The Indian Tomb

Source: Beta Film

The Indian Tomb

Film Movement Classics has acquired US and English-speaking Canadian rights to Fritz Lang Indian Epic, the two-part cliffhanger comprising The Tiger Of Eschnapur and The Indian Tomb.

The distributor plans a 2019 release as a theatrical double feature followed by digital and home entertainment release, and a launch on FilmMovement’s SVOD platform, Film Movement Plus.

After more than two decades of exile in Hollywood, Lang triumphantly returned to his native Germany to direct the two-part cliffhanger in 1959 from a story he co-authored nearly 40 years earlier.

Film Movement president Michael Rosenberg, and Jeffrey Engelen, international sales manager at Beta Film, announced the deal on Thursday (7).

In The Tiger Of Eschnapur (Der Tiger von Eschnapur), Western architect Harold Berger played by Paul Hubschmid is called to India by Chandra, the Maharajah of Eschnapur, and falls in love with the temple dancer Seetha (Debra Paget) who is promised to the Maharajah. When Chandra finds out, the lovers flee into the desert.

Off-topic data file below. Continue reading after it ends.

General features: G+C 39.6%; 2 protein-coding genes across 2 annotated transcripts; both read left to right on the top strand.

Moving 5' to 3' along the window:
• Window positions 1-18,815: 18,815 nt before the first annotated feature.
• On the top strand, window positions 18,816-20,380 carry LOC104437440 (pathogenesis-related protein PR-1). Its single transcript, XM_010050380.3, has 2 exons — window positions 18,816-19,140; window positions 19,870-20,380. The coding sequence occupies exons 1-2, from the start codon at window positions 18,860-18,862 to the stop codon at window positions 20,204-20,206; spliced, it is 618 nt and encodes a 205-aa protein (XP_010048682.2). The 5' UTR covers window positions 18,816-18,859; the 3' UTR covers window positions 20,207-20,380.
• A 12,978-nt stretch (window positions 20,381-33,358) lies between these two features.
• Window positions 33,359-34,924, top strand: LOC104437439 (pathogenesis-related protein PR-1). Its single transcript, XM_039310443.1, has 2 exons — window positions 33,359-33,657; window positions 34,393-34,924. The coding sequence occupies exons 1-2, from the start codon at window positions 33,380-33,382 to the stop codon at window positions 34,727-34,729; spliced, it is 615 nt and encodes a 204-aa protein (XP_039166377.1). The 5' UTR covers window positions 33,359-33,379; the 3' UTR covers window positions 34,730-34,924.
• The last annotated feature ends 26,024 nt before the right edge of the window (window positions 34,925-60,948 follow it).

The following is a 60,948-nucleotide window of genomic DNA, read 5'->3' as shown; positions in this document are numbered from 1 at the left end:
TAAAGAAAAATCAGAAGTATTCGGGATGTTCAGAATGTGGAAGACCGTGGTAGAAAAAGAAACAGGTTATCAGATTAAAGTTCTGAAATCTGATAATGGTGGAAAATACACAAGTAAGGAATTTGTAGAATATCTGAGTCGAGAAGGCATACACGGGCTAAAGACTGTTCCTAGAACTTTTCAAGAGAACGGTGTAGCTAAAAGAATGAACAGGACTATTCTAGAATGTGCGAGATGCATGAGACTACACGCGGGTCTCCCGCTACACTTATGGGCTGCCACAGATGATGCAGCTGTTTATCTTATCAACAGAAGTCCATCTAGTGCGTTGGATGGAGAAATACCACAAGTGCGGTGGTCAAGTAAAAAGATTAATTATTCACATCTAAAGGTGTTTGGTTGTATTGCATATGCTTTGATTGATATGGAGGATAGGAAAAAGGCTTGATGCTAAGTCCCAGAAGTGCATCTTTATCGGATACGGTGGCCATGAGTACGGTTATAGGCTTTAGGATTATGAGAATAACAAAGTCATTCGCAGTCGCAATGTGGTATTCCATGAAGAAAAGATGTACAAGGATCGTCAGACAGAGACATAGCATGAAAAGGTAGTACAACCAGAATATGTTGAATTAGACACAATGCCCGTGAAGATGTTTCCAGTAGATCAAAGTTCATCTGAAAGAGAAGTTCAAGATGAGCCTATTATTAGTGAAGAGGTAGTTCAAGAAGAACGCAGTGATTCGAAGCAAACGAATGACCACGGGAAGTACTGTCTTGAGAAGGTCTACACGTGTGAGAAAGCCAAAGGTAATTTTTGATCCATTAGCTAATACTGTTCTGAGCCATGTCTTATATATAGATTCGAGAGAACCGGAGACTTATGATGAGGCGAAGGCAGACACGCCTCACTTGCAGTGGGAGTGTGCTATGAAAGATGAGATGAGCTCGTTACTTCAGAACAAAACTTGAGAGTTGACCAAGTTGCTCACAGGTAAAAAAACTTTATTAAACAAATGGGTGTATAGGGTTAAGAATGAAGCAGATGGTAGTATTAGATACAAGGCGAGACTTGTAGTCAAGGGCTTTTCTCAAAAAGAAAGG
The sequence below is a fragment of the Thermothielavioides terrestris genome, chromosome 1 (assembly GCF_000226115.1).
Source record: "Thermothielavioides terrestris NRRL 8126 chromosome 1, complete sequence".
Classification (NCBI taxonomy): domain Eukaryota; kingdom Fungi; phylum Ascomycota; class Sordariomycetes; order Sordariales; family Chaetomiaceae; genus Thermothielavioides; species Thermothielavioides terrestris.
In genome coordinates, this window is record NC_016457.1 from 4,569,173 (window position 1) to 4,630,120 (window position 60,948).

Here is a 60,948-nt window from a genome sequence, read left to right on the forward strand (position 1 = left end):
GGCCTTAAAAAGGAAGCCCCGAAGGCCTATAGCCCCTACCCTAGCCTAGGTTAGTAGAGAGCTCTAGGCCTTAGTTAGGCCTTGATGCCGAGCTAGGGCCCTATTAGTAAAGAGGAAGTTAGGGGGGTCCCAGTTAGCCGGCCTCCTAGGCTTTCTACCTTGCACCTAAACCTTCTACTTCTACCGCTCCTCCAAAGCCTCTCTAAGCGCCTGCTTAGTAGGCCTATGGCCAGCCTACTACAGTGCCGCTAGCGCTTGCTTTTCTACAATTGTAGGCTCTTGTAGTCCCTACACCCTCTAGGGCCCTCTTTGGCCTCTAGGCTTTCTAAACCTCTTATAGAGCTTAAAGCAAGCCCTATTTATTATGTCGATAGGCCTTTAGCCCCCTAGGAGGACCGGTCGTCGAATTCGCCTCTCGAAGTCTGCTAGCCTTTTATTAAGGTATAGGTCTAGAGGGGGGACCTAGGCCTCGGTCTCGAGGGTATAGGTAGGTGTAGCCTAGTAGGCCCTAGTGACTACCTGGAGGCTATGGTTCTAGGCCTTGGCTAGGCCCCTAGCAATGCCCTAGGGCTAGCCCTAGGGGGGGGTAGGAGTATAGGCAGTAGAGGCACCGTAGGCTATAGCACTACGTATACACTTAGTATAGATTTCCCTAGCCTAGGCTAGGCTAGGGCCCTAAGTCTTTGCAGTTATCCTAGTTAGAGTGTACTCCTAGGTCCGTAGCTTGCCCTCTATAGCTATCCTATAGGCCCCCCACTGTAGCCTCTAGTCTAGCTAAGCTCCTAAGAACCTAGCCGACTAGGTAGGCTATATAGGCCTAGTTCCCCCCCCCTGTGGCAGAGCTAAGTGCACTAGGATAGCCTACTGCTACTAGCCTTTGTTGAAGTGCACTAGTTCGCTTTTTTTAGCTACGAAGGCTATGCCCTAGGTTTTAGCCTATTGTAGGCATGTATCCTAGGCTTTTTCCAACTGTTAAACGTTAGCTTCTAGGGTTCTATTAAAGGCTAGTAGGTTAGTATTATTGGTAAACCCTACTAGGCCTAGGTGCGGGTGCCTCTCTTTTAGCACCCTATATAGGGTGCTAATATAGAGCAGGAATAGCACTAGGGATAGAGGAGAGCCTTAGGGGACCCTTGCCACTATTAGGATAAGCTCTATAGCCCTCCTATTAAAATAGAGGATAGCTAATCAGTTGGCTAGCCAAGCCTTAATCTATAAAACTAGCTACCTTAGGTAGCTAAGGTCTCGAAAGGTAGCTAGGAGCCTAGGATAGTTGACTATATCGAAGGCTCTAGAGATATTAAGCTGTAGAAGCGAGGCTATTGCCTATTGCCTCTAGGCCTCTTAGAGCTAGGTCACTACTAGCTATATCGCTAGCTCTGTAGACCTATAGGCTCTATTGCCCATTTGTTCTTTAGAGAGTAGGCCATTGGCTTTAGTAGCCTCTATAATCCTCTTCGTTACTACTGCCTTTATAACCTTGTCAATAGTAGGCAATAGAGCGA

In the second part The Indian Tomb (Das Indische Grabmal, pictured), Berger and Seetha are rescued from a sandstorm, only to be captured by Prince Ramigani. The film features a trek through a jungle, a cave of lepers, and a bloody palace rebellion.

“From his earliest days behind the camera, Fritz Lang proved to be both a visionary and an auteu, capable of transforming ideas into grand silver screen spectacles,” said Film Movement president Michael Rosenberg. “Though his Indian Epic proved to be his greatest box office successes in his homeland of Germany, it didn’t have the same reception in the U.S. We’re excited to bring back an era of serialized adventure with these classic films and release them as they were originally meant to be seen.”

Film Movement recently acquired Marie Losier’s documentary Cassandro The Exotico! about Mexico’s gender-bending Lucha Libre champion; LGBT drama Rafiki from director Wanuri Kahiu; Marine Francen’s period drama The Sower; Wolfgang Fischer’s sailing drama Styx; and Ash Mayfair’s period drama The Third Wife.